Send to

Choose Destination
Jpn J Clin Oncol. 2001 Mar;31(3):112-5.

Papillary carcinoma of the thyroid with distant metastases to the cerebrum: a case report.

Author information

Department of Internal Medicine, Fukui-ken Saiseikai Hospital, Fukui, Japan.


Cerebral metastases from papillary carcinoma of the thyroid are a very uncommon condition, but such metastases behave more aggressively and show poor prognosis. These metastases almost always involve concomitant lung or bone metastases which may be the first metastatic sites. Here we report a 53-year-old man with diffuse goiter and cervical lymphadenopathy who developed symptoms of elevated intracranial pressure. Computed tomography demonstrated ring-enhanced lesions showing a severe mass effect in the right cerebrum and a nodule in the right thyroid gland accompanied by swollen lymph nodes. Biopsied specimens of the thyroid nodule demonstrated malignant cells of papillary carcinoma. Surgical excision of the metastatic brain lesions was followed by total thyroidectomy with regional lymphadenectomy. Histological examinations confirmed that the patient had cerebral metastases from papillary carcinoma of the thyroid without other distant metastasis. Neurological abnormality disappeared after surgery and treatment with radioactive iodine (131I) and oral thyroxine were initiated thereafter. This case suggests that the thyroid gland is potentially a primary source of metastatic brain carcinoma. Moreover, early detection of cerebral metastases is crucial because these metastatic lesions can be life threatening, in contrast to the relatively less severe clinical course of this malignancy unless it is associated with any distant metastasis.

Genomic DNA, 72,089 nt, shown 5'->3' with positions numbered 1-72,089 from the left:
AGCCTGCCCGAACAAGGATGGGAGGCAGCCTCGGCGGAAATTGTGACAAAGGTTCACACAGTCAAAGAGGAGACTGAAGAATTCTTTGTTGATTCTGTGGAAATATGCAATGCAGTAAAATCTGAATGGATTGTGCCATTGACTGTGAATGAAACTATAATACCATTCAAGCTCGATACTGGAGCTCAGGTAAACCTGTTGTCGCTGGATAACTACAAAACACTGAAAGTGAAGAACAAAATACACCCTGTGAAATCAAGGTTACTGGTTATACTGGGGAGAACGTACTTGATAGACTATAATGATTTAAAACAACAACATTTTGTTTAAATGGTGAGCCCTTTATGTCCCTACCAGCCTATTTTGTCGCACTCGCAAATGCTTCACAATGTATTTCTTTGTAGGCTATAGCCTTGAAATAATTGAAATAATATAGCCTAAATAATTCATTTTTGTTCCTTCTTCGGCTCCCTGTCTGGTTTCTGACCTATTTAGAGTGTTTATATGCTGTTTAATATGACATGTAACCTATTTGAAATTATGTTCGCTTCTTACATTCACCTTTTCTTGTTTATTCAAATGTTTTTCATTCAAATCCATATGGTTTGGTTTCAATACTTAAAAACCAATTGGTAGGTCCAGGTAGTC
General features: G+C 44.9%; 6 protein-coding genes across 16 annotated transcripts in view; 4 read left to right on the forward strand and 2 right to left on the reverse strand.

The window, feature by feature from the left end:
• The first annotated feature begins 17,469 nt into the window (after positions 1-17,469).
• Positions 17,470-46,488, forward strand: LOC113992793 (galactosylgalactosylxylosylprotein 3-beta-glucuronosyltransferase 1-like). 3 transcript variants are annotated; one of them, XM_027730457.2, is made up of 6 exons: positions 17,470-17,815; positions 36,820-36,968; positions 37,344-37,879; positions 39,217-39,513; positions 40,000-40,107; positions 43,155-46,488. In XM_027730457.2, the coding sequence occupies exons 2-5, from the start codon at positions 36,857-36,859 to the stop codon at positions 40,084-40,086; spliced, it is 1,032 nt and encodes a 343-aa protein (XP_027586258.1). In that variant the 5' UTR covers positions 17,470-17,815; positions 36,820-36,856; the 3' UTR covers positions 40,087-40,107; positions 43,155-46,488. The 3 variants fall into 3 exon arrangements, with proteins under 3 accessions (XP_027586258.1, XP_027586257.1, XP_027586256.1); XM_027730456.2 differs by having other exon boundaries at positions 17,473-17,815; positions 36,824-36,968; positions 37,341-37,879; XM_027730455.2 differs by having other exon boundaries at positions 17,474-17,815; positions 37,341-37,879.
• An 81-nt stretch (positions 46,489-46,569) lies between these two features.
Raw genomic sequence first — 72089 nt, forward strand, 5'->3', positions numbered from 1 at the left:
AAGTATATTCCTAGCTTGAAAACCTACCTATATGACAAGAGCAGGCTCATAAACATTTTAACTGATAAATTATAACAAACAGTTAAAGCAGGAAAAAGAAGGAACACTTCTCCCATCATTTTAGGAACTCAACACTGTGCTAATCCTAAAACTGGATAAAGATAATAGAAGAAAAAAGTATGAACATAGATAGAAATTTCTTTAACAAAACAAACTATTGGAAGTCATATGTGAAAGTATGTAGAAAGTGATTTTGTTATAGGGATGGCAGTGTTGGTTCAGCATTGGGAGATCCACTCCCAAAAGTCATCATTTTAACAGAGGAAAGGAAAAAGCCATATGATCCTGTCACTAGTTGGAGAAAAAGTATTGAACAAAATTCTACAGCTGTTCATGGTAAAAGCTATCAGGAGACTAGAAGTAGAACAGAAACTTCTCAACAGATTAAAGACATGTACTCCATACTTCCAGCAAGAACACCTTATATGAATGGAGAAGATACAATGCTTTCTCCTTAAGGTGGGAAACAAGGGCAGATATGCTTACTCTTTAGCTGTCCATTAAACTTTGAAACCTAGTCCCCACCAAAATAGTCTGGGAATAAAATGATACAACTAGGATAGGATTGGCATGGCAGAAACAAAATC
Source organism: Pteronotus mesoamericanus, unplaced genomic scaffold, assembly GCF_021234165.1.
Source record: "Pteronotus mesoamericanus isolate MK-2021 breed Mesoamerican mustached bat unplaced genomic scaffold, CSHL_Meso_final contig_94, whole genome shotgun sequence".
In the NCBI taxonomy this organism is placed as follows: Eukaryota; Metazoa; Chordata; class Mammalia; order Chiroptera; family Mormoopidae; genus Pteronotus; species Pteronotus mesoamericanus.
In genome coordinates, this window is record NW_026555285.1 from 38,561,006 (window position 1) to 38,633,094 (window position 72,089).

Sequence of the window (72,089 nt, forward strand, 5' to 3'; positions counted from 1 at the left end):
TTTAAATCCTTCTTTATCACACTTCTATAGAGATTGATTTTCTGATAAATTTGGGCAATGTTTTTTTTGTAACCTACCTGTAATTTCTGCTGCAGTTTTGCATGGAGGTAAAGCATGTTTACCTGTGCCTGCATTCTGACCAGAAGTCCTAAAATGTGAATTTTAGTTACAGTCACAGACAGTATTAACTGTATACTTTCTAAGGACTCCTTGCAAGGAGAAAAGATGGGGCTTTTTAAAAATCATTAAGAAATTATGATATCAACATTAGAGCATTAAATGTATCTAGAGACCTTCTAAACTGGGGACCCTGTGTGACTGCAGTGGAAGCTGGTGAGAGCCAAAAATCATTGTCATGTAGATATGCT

[Indexed for MEDLINE]

Supplemental Content

Full text links

Icon for Silverchair Information Systems
Loading ...
Support Center